Sex and laterality differences in medial amygdala neurons and astrocytes of adult mice

Daniel R. Pfau, Nicholas J. Hobbs, S. Marc Breedlove, Cynthia L. Jordan

Research output: Contribution to journalArticlepeer-review

20 Scopus citations


The posterodorsal aspect of the medial amygdala (MePD) in rats is sexually dimorphic, being larger and containing more and larger neurons in males than in females. It is also highly lateralized, with the right MePD larger than the left in both sexes, but with the smaller left MePD actually containing more and larger neurons than the larger right. Astrocytes are also strikingly sexually differentiated, with male-biased numbers and lateralized favoring the right in the rat MePD. However, comparable information is scant for mice where genetic tools offer greater experimental power. Hence, we examined the MePD from adult male and female C57Bl/6J mice. We now report that the MePD is larger in males than in females, with the MePD in males containing more astrocytes and neurons than in females. However, we did not find sex differences in astrocyte complexity or overall glial number nor effects of laterality in either measure. While the mouse MePD is generally less lateralized than in rats, we did find that the sex difference in astrocyte number is only on the right because of a significant lateralization in females, with significantly fewer astrocytes on the right than the left but only in females. A sex difference in neuronal soma size favoring males was also evident, but only on the left. Sex differences in the number of neurons and astrocytes common to both rodent species may represent core morphological features that critically underlie the expression of sex-specific behaviors that depend on the MePD. J. Comp. Neurol. 524:2492–2502, 2016.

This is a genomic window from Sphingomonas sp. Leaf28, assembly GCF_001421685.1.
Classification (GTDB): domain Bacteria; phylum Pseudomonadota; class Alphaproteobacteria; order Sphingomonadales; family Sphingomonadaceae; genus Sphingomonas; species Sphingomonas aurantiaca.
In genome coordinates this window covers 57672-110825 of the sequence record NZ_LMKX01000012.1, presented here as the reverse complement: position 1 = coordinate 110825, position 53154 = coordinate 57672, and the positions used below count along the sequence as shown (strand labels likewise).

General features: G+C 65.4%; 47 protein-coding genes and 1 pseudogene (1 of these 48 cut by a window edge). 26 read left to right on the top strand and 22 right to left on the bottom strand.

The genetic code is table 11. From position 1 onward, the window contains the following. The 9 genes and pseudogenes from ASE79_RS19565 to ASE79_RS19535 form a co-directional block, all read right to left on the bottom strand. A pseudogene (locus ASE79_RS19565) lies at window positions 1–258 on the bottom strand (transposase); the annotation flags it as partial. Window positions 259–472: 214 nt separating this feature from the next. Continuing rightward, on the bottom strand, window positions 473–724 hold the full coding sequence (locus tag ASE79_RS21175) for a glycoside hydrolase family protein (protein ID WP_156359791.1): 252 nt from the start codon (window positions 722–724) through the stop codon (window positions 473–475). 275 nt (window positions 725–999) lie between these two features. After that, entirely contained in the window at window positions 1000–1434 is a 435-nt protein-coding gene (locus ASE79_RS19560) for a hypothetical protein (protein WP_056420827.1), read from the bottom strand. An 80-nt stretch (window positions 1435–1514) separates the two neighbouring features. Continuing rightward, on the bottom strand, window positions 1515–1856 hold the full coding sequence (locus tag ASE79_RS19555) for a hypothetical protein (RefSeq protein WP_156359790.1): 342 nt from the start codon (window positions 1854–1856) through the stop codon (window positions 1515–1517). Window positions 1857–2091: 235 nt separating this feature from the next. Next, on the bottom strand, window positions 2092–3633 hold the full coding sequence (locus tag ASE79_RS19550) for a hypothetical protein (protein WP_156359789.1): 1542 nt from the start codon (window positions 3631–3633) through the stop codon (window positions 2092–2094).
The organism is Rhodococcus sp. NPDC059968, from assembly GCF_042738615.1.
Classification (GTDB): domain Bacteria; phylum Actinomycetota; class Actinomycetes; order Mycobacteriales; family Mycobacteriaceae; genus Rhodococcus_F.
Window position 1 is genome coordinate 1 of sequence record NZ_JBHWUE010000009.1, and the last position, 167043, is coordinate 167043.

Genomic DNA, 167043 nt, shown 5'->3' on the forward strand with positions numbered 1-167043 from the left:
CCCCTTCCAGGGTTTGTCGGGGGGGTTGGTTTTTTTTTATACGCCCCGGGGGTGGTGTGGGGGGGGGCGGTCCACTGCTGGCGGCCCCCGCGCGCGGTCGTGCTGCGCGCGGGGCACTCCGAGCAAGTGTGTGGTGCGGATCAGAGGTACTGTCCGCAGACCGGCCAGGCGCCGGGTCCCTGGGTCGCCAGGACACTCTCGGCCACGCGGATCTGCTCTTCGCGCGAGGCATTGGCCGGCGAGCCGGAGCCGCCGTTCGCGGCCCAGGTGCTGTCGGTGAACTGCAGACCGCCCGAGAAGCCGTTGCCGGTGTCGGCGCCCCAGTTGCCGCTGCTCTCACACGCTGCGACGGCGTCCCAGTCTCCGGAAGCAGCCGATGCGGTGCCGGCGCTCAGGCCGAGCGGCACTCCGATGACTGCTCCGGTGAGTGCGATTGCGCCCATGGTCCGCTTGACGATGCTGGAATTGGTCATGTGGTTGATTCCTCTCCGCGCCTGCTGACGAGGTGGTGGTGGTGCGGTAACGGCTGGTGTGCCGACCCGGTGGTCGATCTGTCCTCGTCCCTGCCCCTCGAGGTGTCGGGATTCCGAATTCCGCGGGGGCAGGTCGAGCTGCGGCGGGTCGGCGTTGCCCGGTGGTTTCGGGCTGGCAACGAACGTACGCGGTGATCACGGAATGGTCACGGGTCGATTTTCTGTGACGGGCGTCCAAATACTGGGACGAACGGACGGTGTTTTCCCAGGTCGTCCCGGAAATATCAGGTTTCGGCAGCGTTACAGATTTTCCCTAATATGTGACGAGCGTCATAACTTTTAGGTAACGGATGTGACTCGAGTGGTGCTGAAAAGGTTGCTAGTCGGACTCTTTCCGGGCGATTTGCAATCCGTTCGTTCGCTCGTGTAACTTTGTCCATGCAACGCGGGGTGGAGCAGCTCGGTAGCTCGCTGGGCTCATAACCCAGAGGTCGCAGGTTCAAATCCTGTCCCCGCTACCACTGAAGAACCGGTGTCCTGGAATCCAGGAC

Original languageEnglish (US)
Pages (from-to)2492-2502
Number of pages11
JournalJournal of Comparative Neurology
Issue number12
StatePublished - Aug 15 2016
Externally publishedYes


  • GFAP
  • Nissl
  • glia
  • olfaction
  • sexual dimorphism
  • vomeronasal

ASJC Scopus subject areas

  • General Neuroscience


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